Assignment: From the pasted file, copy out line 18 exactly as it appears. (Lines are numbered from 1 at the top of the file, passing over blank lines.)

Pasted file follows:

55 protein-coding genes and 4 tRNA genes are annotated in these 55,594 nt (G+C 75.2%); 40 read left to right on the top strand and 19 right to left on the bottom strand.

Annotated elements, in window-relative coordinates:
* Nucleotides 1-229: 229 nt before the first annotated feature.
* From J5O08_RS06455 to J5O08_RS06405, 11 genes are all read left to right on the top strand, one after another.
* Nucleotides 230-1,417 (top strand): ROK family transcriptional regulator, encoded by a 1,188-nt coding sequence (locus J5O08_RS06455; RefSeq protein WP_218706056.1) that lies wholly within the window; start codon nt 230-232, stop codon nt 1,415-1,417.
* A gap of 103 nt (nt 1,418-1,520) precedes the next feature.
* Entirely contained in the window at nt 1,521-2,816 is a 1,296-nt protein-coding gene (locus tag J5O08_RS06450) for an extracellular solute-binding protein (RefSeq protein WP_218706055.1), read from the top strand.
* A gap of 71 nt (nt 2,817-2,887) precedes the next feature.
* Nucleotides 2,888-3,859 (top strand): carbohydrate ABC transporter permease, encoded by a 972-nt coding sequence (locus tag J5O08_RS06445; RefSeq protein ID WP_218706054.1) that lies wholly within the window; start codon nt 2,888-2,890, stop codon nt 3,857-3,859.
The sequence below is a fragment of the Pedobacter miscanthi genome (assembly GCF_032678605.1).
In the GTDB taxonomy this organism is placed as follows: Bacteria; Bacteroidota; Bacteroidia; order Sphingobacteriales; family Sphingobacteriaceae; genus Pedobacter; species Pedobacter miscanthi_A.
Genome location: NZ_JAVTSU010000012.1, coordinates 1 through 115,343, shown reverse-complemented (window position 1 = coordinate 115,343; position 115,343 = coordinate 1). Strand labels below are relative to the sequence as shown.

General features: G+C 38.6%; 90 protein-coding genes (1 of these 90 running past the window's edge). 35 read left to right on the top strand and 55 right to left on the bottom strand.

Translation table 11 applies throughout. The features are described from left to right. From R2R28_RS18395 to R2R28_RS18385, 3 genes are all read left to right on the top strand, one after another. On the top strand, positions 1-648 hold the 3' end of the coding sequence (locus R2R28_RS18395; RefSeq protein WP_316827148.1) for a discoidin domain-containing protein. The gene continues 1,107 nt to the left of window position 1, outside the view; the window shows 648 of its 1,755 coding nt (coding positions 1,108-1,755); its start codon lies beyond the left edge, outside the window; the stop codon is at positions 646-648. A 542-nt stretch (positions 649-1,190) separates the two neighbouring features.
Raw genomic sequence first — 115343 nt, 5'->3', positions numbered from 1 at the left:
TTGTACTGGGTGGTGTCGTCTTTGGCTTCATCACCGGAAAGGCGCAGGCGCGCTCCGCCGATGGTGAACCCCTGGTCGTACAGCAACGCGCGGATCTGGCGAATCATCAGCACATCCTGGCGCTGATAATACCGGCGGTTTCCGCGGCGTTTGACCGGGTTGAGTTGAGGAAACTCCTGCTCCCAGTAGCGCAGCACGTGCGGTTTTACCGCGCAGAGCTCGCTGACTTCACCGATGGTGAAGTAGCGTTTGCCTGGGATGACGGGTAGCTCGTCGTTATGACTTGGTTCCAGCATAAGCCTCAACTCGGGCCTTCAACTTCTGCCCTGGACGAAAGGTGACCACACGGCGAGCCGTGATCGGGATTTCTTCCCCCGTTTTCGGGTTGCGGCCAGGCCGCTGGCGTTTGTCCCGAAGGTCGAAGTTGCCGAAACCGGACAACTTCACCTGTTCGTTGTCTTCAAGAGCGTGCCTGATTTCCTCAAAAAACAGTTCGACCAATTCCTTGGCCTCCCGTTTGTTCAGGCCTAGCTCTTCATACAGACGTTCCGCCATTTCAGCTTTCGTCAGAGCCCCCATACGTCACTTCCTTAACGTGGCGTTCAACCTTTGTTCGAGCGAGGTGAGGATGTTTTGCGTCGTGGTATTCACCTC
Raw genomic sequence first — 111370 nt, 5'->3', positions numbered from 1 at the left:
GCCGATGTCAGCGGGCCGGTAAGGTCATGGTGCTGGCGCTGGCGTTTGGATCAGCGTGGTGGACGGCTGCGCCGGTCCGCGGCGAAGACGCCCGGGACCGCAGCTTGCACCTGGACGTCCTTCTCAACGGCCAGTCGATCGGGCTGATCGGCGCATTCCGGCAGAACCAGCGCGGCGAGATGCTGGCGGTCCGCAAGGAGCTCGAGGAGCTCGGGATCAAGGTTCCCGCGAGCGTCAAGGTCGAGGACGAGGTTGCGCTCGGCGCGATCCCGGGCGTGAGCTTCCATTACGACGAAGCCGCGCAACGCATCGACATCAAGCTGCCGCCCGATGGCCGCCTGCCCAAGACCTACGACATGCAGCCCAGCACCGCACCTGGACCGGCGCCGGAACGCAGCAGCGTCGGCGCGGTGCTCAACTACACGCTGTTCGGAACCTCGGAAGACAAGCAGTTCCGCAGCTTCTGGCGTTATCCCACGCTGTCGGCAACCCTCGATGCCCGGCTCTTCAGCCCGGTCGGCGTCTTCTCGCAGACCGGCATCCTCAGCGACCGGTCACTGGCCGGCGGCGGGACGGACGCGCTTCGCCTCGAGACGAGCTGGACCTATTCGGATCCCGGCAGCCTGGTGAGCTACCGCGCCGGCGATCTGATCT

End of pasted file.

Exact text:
GCCGATGTCAGCGGGCCGGTAAGGTCATGGTGCTGGCGCTGGCGTTTGGATCAGCGTGGTGGACGGCTGCGCCGGTCCGCGGCGAAGACGCCCGGGACCGCAGCTTGCACCTGGACGTCCTTCTCAACGGCCAGTCGATCGGGCTGATCGGCGCATTCCGGCAGAACCAGCGCGGCGAGATGCTGGCGGTCCGCAAGGAGCTCGAGGAGCTCGGGATCAAGGTTCCCGCGAGCGTCAAGGTCGAGGACGAGGTTGCGCTCGGCGCGATCCCGGGCGTGAGCTTCCATTACGACGAAGCCGCGCAACGCATCGACATCAAGCTGCCGCCCGATGGCCGCCTGCCCAAGACCTACGACATGCAGCCCAGCACCGCACCTGGACCGGCGCCGGAACGCAGCAGCGTCGGCGCGGTGCTCAACTACACGCTGTTCGGAACCTCGGAAGACAAGCAGTTCCGCAGCTTCTGGCGTTATCCCACGCTGTCGGCAACCCTCGATGCCCGGCTCTTCAGCCCGGTCGGCGTCTTCTCGCAGACCGGCATCCTCAGCGACCGGTCACTGGCCGGCGGCGGGACGGACGCGCTTCGCCTCGAGACGAGCTGGACCTATTCGGATCCCGGCAGCCTGGTGAGCTACCGCGCCGGCGATCTGATCT